Tag Archives: epic

Climbing, climbing, and more climbing

Alpine glow Georgia style.

A photo posted by Brian Toone (@kartoone76) on

It has been a busy week of riding and racing with the Cheaha Climbing camp on Thursday, the Southern Cross race on Saturday morning, and then following that up in the afternoon with a “5 Gap” ride up to the highest point in Georgia – Brasstown Bald. The sunset pic is from the top of the Brasstown Bald lookout tower at the turnaround point of my ride.

One of my favorite views in Alabama - the skyway epic ridge line heading out towards Adams Gap and Horn Mountain viewed from the Cheaha descent.One of my favorite views in Alabama – the skyway epic ridge line heading out towards Adams Gap and Horn Mountain viewed from the Cheaha descent.

Cheaha Climbing Camp
This year marked the inaugural Cheaha Climbing Camp – a new camp helping cyclists improve their climbing and prepare for the upcoming Cheaha Challenge and Cheaha Challenge Gran Fondo Ultra. I was invited to come ride with the group on Thursday, and we had quite the adventure with sleet at the beginning, thunder towards the end, and lots of cold, cold, cold, cold, rain in between. I had ridden over from Birmingham in beautiful cold weather in the upper 20s, but I could see the clouds rolling in behind me and by the time we left from the Bald Rock Lodge, the valleys were covered in clouds and sleet and rain. We persevered, though, and were able to warm up by the fireplace and share stories about racing and riding. I spoke about the challenges of Race Across America and shared some of the experiences and things I learned from the race.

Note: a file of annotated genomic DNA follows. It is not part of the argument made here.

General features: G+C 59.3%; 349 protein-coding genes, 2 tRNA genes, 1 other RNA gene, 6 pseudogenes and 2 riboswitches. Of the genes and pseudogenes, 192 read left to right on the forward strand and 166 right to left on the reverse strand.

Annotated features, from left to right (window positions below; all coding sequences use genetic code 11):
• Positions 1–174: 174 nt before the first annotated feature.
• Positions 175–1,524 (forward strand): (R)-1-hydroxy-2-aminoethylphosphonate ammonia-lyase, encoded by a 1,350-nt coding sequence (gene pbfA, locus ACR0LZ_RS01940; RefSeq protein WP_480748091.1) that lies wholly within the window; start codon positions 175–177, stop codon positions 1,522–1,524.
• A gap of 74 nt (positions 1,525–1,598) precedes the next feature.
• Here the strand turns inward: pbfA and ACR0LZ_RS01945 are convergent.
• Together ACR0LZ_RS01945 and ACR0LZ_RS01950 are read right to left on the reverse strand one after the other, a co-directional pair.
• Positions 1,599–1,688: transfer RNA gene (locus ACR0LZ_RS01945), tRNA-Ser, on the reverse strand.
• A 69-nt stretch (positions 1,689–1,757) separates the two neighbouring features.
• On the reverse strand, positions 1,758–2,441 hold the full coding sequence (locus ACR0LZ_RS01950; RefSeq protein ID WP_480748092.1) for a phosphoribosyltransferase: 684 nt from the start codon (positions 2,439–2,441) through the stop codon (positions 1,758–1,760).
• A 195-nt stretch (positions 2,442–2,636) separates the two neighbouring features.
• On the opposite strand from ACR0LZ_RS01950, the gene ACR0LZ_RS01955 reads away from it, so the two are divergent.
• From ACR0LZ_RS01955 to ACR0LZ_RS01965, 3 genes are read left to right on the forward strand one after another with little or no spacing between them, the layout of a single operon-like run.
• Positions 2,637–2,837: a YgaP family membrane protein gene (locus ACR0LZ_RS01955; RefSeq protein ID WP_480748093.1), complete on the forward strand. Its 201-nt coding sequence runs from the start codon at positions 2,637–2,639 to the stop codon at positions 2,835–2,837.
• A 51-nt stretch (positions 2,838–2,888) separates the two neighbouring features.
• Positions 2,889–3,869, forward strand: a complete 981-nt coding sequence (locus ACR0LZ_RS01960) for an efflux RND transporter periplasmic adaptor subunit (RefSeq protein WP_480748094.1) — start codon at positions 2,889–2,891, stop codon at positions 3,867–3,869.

Southern Cross Race
Fast forward to Saturday, and I headed over to Dahlonega, Georgia for Southern Cross. The cold rain and sleet that we got on Thursday in Alabama was a few inches of snow up in the higher elevations of Northern Georgia. Friday and Friday night were dry and windy so that the course was mostly dry. Only at the highest elevations of the course was there still some snow in the shade and a few muddy spots from melted snow but that just made the course even more beautiful. I started out at the front with the leaders, but struggled with the pace on the Winding Stair climb. My quads were really sore and hurt too much to try to keep up that pace, so I involuntarily backed off the pace (I wanted to go harder, but my legs said no) and watched everyone ride away as I continued to get passed by people on the climb. By the top of the climb, I had started to recover and catch people. This gave me extra motivation to push it hard. So I did – from there to the end – even getting a KOM on one of the later short climbs. I moved all the way back up to 9th place overall. Not the result I was hoping for, but it was still a lot of fun.

Finished! 6th male expert, 9th overall because the top 3 were all Masters 40+.

A photo posted by Brian Toone (@kartoone76) on

Brasstown Bald
Most years I have raced Southern Cross, I have brought my road bike to get in a good ride in the mountains on Sunday. This year I needed/wanted to get back to Birmingham sooner so I decided to do my normal Sunday ride on Saturday after the race. The weather had warmed up a bit, and it was a beautiful day climbing in the mountains. I wanted to climb all the way to the Fire Tower on top of Woody’s Gap from Dahlonega, but the last 300 feet or so were covered in snow and mud. After Woody’s, I climbed the backside of Wolfpen Gap and made my way over to Jack’s Gap and Brasstown Bald. Everything was deserted, and I ended up hitting the top right at sunset — which meant I rode the reverse route back to Dahlonega in the dark. That would have been fine, except I ran out of water and everything was closed. I climbed back up and over Wolfpen from the long side and fortunately made it to the gas station in Suches while the owners were still inside and they let me in to buy a couple drinks. I did the short reverse climb up Woody’s and then enjoyed the super long descent all the way back down to the Dahlonega reservoir.